In response to the plaintiffs’ requests, the defendant has provided two documents – attached hereto as Exhibits E and F.  Though the defendants offered no clear explanation for either document, both appear to be “access logs” – Exhibit E for the PACS transponder system and Exhibit F for the “Observer” software which runs on a laptop connected to the ultrasound machine and is used to generate the ultrasound report.  Neither complies with the Practice Book requirements of fair production; and neither complies with the HIPAA requirements for the preservation of audit trails in electronic medical records.

“Depending on the circumstances and the needs of the case, a particular piece of metadata may be critical . . . .” The Sedona Principles, 19 Sedona Conf. J. 1, 170 (2018) (discussing Principle 12, pp. 169–186)(The Sedona Principles have been held to be the leading authority on electronic document retrieval and production.[6]). Further, the principles state that:

[A]side from potentially bearing upon the merits of the case, metadata also may play a functional role in the usability of [electronically stored information]. For example, system metadata may allow for the quick and efficient sorting of files by virtue of the dates or other information captured in the metadata. Application metadata may be critical to allow the functioning of routines within the file, such as the coding that makes documents display in a certain way to the user. . . . In addition to application and system metadata, some [electronically stored information] in its native format will contain user created data that may not be apparent on the face of the document when printed . . . .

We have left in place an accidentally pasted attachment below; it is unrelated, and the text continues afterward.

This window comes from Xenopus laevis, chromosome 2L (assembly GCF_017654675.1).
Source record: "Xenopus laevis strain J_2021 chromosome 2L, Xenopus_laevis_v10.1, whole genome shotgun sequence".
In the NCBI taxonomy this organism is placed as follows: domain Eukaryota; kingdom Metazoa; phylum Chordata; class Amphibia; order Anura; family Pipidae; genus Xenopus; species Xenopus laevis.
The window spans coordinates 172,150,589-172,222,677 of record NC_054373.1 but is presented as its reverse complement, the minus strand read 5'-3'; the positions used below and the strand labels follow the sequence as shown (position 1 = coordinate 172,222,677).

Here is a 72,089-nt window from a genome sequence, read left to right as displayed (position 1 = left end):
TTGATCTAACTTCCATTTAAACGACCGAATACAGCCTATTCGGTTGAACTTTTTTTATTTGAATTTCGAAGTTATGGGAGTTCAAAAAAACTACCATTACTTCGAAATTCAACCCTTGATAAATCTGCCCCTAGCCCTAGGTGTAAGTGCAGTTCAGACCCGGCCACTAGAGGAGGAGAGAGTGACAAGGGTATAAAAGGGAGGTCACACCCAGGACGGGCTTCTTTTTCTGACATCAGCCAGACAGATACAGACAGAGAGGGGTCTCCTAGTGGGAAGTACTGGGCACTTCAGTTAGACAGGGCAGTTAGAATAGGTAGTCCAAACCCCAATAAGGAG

Id. at 170–171 (2018).

An electronic medical record (EMR) audit trail is considered system metadata because it contains “a record of every change or addition to an electronic medical record” and “includes the identification of the terminal used to access the record and the date, time, and author of the change or addition to the electronic medical record.” Jeffrey L. Masor, “Electronic Medical Records and E-Discovery: With New Technology Come New Challenges,” 5:2 Hastings Sci. and Tech. L. J. 245, 254 (2013) (citations omitted). Audit trails can demonstrate whether records have been changed, notes have been added, or items have been deleted from the electronic medical record. However, audit trails provide much more than simply proof of alterations. These audit trails identify who accessed the patient’s records, when they were accessed, who authored each entry, when and from what terminal.